Pete Seeger, regarded as the most influential folk artist in America, died Monday of natural causes in New York. He was 94 years old. A skilled banjo and guitar player, he was particularly famous for his themes of racial tolerance and peace.
During his career, Seeger wrote more than 100 songs, ranging from the freedom cry of "If I Had A Hammer," to his arrangement of the civil rights rallying song "We Shall Overcome," to his anti-war anthem, "Where Have All the Flowers Gone?"
He was born in New York City. His father was a musicologist and composer and his mother a classical violinist and teacher.
The younger Seeger studied at Harvard University, but seemed more interested in learning to play the five-string banjo, and left college in the late 1930's.
Later, he met singer-songwriter Woody Guthrie, who became his mentor and greatest influence. They sang at concerts to benefit migrant farm workers and striking labor union members, becoming popular among left-wing and radical groups.
Seeger often credited Guthrie with giving him a musical road map that guided his career.
"I figure the most important job I ever did in my life was passing on to a younger generation of songwriters the lessons I learned from him," he said. "That is, you take an old tune and you add new words to it."
In 1948, Seeger formed a quartet called The Weavers, giving an early start to the folk music revival. The Weavers had commercial success with songs such as "Goodnight, Irene" and the Seeger composition "If I Had A Hammer."
Although the group sold more than four million records, their popularity came to a sudden halt in the Cold War era, as McCarthyism pointed an accusing finger at those who were branded Communist sympathizers. The Weavers were blacklisted in the music industry and their recording contract was canceled.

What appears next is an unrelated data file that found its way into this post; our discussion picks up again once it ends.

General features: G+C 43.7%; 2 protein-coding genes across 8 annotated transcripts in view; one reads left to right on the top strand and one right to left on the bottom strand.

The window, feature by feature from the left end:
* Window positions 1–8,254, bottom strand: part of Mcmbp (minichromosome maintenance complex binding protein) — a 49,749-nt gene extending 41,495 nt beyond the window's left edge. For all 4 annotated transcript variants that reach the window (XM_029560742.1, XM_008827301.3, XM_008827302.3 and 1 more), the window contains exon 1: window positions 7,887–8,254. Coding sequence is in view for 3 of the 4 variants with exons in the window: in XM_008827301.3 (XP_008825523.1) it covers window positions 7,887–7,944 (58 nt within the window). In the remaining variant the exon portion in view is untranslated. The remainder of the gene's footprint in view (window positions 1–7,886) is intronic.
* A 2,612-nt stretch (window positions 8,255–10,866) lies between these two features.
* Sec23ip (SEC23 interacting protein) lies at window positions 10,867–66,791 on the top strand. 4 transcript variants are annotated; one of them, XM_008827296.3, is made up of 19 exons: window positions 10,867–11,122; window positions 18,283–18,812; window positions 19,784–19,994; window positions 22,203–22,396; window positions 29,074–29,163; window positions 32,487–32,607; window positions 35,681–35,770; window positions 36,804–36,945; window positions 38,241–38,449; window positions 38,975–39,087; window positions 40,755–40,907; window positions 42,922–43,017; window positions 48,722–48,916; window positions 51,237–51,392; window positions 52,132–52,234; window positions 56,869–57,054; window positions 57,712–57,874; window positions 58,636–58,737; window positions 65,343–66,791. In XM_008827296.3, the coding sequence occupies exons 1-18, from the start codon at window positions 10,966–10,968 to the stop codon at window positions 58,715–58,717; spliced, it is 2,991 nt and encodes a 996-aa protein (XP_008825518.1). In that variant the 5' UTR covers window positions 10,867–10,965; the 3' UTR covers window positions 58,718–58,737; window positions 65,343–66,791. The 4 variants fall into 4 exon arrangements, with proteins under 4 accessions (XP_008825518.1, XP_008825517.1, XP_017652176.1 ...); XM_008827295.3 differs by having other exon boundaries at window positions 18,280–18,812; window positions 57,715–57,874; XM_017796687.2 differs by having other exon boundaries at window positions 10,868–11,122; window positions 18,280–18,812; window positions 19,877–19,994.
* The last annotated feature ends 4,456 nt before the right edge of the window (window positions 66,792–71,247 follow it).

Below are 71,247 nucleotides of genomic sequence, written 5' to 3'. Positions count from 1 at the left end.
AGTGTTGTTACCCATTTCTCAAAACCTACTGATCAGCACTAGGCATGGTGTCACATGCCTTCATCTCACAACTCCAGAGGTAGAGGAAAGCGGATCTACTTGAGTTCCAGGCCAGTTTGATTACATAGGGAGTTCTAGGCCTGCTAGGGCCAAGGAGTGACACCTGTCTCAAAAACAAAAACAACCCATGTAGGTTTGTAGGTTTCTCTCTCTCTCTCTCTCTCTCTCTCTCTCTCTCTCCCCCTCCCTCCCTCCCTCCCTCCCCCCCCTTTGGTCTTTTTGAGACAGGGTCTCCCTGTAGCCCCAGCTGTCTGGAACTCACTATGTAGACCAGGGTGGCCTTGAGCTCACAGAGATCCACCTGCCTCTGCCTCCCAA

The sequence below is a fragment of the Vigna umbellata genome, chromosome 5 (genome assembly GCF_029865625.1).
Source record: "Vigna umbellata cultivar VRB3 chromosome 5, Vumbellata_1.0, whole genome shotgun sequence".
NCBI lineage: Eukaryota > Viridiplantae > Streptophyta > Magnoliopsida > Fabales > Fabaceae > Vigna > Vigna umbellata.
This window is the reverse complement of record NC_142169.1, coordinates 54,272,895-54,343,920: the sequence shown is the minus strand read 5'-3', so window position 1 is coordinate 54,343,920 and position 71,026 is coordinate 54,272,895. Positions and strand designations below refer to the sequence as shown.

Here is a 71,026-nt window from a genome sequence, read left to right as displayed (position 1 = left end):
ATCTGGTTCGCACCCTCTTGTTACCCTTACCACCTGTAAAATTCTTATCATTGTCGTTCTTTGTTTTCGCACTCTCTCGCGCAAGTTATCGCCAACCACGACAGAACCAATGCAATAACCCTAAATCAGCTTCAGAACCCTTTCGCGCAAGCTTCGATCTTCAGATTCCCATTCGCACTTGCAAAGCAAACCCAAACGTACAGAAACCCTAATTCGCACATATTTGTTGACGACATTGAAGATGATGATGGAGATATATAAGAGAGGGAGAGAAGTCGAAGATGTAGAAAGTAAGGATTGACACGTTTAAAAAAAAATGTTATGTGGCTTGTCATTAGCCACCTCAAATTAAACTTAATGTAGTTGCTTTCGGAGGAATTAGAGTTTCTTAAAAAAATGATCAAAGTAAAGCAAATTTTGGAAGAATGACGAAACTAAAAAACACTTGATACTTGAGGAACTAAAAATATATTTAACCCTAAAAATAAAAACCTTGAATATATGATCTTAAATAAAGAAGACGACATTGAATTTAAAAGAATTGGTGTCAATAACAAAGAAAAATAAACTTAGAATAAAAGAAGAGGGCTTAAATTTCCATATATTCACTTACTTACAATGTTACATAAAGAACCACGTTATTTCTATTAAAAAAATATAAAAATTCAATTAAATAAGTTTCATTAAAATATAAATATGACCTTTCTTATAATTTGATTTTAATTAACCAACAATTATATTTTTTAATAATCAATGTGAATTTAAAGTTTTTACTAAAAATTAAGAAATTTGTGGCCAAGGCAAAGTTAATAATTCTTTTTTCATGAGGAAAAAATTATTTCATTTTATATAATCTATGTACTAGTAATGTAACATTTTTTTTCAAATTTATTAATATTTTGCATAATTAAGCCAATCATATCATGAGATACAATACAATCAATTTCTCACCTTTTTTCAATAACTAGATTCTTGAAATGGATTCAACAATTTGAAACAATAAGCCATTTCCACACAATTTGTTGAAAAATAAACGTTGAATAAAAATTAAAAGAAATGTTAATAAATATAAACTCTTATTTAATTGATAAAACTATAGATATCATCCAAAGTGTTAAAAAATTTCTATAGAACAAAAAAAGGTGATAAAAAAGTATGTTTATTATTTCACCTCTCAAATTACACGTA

But as the political tide turned in the 1960's, Seeger was embraced by a new generation as a folk music hero.
A civil rights activist, Seeger sang and marched with Reverend Martin Luther King Jr. His arrangement of the Baptist hymn, "We Shall Overcome," became theme of the early civil rights movement. Seeger explained why music always seems to be associated with protest.
"It may be because it is a little less threatening than talking, singing is, and you can get away with things singing that you cannot get away with talking. I think, in every country in the world, there is a tradition of singing at periods of crisis. When there is a war, you get war songs, and when somebody falls in love, we write love poetry," Seeger said.
In the mid-1960's, Seeger started a campaign to clean up the polluted Hudson River in New York State.
In later years, he turned to encouraging nuclear disarmament and closing nuclear power plants. He also was a campaigner for AIDS research and the anti-apartheid movement in South Africa.
In the tradition of Woody Guthrie, Pete Seeger sang of the American experience, and how the struggle for change can be a painful process. In concert, he had the power to charm audiences into singing along with him. Once, during a show in Moscow, he taught 10,000 Russians who did not know a word of English to sing "Michael, Row The Boat Ashore" in four-part harmony. Seeger would always introduce each song with a bit of historical perspective or tell of his inspiration. He especially delighted young people with his tales and fables, and his many recordings for children are still popular.
After the death of his old friend and colleague, Woody Guthrie, Pete Seeger often hit the concert trail with Woody's son, Arlo, a pop and folksinger in his own right. Both were featured on the 1988 album Folkways: A Vision Shared, A Tribute to Woody Guthrie and Leadbelly
In 1994, Seeger received the Kennedy Center Honor for achievement in the arts, a special tribute to the man who was blacklisted for his alleged political views. Seeger once commented why he lived his life as an activist.
"I have tried to combine social action with music all my life, whether it is peace or war or unions or civil rights or the women's movement or the gay liberation movement, I have participated in all of them," he explained. " I am convinced they are all different sides of one huge crisis that is either going to wipe out the human race or we will solve it."
Seeger lived by the motto engraved on his banjo, "This machine surrounds hate and forces it to surrender."